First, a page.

Hey Kansas legislators STOP giving out to large corporate welfare and feed the small business community instead. Cutting off the education community is dumb!

Unions,Schools and Social Security are not killing the economy it is Wall Street and their friends in the Beltway...

Richard Heckler 3 years, 10 months ago

Why Isn't Wall Street in Jail?

Financial crooks brought down the world's economy — but the feds are doing more to protect them than to prosecute them.....

nobody went to jail. Nobody, that is, except Bernie Madoff, a flamboyant and pathological celebrity con artist, whose victims happened to be other rich and famous people.

The rest of them, all of them, got off.

Not a single executive who ran the companies that cooked up and cashed in on the phony financial boom — an industry wide scam that involved the mass sale of mismarked, fraudulent mortgage-backed securities — has ever been convicted.

Their names by now are familiar to even the most casual Middle American news consumer: companies like AIG, Goldman Sachs, Lehman Brothers, JP Morgan Chase, Bank of America and Morgan Stanley.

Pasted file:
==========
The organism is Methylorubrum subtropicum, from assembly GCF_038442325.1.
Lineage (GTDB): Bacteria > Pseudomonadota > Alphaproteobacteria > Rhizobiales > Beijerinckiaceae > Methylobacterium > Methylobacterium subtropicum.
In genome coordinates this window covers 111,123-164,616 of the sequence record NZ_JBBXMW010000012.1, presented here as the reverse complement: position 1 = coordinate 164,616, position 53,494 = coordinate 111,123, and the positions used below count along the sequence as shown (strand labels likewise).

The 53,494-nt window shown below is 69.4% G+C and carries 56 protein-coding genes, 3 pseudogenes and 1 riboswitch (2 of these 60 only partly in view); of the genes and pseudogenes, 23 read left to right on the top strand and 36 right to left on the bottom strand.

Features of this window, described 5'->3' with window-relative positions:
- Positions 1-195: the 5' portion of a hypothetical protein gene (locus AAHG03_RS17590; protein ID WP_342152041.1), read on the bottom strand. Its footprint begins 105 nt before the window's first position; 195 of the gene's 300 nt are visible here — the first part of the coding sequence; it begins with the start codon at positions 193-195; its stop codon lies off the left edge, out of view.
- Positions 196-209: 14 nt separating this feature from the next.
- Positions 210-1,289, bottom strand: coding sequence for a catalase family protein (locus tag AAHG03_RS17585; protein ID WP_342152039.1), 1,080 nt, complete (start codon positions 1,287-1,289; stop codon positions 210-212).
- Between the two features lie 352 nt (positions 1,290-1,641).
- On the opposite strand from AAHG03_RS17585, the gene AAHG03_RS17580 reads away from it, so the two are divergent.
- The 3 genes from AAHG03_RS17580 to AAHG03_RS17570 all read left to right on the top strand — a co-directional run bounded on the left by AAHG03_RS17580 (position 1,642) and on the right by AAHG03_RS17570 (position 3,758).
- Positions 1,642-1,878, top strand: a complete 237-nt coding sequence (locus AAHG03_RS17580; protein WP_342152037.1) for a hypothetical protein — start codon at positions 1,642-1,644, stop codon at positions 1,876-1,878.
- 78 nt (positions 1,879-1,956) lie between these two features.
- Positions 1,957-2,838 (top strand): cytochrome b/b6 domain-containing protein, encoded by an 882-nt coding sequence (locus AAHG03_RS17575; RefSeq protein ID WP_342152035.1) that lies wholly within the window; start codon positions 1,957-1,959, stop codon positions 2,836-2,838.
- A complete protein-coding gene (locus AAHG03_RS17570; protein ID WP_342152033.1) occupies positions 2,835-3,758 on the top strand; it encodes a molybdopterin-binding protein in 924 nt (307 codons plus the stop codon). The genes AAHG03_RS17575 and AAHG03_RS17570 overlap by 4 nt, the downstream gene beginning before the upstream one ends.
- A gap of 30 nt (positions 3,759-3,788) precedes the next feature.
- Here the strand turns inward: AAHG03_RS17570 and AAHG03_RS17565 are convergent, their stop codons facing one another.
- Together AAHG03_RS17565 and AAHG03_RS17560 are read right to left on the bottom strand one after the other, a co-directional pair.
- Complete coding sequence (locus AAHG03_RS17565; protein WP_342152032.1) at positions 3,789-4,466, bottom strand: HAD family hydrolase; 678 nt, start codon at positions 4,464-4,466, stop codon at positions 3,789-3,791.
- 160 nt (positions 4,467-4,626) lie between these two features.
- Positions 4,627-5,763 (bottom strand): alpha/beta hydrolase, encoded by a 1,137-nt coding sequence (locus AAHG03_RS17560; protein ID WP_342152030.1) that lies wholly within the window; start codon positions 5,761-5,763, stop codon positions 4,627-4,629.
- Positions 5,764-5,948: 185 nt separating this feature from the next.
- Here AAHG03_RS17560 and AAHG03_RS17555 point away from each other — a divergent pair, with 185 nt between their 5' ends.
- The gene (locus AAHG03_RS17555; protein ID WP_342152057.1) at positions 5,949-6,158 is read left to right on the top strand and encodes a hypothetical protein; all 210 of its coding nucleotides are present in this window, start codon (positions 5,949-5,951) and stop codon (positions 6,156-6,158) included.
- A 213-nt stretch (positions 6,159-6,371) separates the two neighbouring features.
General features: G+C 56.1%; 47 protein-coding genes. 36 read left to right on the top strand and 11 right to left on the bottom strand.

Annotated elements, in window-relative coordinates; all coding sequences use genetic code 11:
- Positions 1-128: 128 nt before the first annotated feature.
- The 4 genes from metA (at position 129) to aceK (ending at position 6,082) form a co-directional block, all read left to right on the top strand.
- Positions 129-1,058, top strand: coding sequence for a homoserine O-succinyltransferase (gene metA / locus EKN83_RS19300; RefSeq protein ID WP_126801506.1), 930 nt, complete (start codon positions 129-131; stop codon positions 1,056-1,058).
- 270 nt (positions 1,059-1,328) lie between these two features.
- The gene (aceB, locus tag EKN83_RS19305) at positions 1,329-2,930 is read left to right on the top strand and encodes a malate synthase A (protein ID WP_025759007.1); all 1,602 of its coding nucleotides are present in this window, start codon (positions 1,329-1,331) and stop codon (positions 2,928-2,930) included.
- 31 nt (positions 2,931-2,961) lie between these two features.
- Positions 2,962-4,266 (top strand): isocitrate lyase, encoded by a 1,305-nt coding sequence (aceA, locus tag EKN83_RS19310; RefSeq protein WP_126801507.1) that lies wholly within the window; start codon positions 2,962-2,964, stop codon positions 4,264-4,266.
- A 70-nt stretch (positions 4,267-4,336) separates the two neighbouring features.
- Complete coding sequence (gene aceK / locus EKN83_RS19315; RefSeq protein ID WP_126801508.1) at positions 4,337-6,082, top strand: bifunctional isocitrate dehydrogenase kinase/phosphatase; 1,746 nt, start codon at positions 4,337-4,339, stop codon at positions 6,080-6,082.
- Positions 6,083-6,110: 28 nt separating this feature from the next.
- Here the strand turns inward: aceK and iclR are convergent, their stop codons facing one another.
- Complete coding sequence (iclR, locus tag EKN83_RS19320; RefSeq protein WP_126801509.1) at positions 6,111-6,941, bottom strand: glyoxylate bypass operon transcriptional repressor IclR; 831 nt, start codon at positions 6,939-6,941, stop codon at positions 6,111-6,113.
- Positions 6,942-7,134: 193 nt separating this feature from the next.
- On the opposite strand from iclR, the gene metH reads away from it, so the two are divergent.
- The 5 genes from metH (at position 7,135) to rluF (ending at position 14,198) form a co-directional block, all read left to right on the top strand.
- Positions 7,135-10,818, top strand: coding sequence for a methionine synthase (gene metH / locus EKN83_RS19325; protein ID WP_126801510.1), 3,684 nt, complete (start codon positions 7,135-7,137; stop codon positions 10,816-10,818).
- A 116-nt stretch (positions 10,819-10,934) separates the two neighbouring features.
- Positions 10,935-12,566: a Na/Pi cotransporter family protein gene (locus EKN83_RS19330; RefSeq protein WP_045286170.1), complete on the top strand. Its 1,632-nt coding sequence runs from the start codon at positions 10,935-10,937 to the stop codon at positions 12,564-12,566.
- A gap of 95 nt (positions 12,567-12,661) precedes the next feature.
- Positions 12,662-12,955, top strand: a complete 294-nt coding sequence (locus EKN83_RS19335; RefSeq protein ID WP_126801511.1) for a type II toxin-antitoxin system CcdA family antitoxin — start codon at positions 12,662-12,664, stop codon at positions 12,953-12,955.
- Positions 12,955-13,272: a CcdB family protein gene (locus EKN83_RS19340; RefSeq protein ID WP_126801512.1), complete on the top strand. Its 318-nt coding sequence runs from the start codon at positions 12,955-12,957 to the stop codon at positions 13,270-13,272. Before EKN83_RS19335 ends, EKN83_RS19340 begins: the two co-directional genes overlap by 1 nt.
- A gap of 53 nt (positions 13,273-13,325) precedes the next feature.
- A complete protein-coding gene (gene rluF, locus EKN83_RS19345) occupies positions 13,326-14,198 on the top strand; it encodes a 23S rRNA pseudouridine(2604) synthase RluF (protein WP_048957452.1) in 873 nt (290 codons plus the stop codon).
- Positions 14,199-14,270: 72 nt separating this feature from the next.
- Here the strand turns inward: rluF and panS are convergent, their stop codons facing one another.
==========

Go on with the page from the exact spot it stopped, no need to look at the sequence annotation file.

Most of these firms were directly involved in elaborate fraud and theft. Lehman Brothers hid billions in loans from its investors. Bank of America lied about billions in bonuses. Goldman Sachs failed to tell clients how it put together the born-to-lose toxic mortgage deals it was selling.

What's more, many of these companies had corporate chieftains whose actions cost investors billions — from AIG derivatives chief Joe Cassano, who assured investors they would not lose even "one dollar" just months before his unit imploded, to the $263 million in compensation that former Lehman chief Dick "The Gorilla" Fuld conveniently failed to disclose.

Yet not one of them has faced time behind bars.

Con't http://www.rollingstone.com/politics/news/why-isnt-wall-street-in-jail-20110216

Alceste 3 years, 10 months ago

There are a LOT of "fat cats" on the dole who do the "administrative work" of the Kansas Board of Regents. See for yourself: